Waste from South Iceland is being used in the Netherlands to heat houses and in Denmark to produce electricity, Vísir reports. The export is a recent development and was spurred by the closure of a landfill in the region.
After a landfill site in the municipality of Ölfus was closed, South Iceland towns have had difficulties finding a final resting place for their waste. No other municipality was willing to dedicate land area to a new disposal site, and waste from the region was driven long distances to other parts of the country. Now some municipalities in the region, including Ölfus, have begun to export their waste.
Jón Þórir Frantzson is the director of Íslenska gámafélagið (IGF), which manages waste for many Icelandic municipalities, industrial firms, and businesses. He says the export has gotten off to a good start. “They sort all the waste into four categories. One category is that which is called non-recyclable and that we’ve exported to Rotterdam for the past three months and that is used for heating Dutch people’s houses and that’s gone very well. Of course this is the second-worst option but it’s good in the sense that there we’re talking about incineration, which is in competition with coal and nuclear energy. We know that coal is very environmentally bad and nuclear energy is very dangerous, so this is something that’s positive.”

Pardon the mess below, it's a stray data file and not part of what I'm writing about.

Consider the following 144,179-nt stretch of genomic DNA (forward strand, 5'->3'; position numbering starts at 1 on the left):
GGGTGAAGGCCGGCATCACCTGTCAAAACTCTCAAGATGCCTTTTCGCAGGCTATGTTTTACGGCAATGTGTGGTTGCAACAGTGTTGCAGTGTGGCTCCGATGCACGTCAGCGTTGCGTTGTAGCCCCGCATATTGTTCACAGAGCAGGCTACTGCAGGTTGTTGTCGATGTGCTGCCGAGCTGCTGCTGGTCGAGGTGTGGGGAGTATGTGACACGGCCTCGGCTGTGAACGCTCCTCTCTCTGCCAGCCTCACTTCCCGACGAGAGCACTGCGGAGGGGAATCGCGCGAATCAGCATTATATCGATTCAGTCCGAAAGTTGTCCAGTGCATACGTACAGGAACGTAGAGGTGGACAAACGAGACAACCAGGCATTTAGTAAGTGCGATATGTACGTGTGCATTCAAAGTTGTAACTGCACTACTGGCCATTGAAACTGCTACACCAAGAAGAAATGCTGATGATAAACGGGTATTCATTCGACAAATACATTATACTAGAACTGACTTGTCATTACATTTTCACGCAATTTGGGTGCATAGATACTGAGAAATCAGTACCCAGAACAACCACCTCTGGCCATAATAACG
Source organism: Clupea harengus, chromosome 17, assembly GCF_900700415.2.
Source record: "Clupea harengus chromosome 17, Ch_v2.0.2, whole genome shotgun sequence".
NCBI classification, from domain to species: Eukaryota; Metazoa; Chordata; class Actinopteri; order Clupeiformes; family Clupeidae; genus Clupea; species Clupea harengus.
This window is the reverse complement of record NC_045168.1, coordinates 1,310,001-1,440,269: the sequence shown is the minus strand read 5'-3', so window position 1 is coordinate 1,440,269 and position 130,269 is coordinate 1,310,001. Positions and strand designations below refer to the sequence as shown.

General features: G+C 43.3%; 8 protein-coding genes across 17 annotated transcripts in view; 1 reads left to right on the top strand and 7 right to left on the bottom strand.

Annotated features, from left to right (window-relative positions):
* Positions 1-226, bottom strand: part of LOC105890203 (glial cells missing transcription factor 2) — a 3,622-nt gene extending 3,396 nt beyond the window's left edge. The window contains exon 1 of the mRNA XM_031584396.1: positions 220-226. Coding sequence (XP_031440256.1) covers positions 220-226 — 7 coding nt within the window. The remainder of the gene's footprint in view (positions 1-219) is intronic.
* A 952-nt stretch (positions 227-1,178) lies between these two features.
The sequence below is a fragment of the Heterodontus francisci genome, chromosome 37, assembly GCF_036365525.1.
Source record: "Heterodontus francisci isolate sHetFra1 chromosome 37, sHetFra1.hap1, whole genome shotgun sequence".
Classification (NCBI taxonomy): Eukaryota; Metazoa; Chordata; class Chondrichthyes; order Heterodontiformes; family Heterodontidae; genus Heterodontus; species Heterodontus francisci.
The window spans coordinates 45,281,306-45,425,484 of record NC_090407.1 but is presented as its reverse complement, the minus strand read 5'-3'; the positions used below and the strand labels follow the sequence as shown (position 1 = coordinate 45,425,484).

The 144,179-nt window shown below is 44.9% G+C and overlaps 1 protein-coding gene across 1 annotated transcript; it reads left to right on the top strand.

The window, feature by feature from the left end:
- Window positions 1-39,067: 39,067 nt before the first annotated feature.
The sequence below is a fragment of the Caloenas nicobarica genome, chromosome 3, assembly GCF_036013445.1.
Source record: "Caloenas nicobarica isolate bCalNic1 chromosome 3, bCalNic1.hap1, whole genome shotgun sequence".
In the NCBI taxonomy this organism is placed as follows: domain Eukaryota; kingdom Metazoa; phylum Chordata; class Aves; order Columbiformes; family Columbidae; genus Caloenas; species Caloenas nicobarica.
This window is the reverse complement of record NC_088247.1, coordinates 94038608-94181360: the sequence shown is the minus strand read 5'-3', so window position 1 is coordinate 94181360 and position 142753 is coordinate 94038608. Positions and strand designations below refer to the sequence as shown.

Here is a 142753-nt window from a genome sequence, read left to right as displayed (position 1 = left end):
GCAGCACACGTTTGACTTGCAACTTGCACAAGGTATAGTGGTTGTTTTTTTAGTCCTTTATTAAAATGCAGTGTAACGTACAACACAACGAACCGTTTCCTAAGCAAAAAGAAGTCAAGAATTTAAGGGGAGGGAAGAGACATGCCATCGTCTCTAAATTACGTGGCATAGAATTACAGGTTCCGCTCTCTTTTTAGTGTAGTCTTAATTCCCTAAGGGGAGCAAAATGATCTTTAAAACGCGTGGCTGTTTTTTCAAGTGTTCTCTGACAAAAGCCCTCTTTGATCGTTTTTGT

Jón says the waste is being transported in containers that were otherwise returning to Europe empty. He hopes to arrange for all South Iceland municipalities to export their waste abroad. “We have also made contracts with Aalborg [in Denmark] as 31% of all the electricity which is produced in Aalborg is produced in a waste incinerator and all the water which is heated in houses goes through the waste incinerator.” Jón says there are more countries interested in importing waste from Iceland.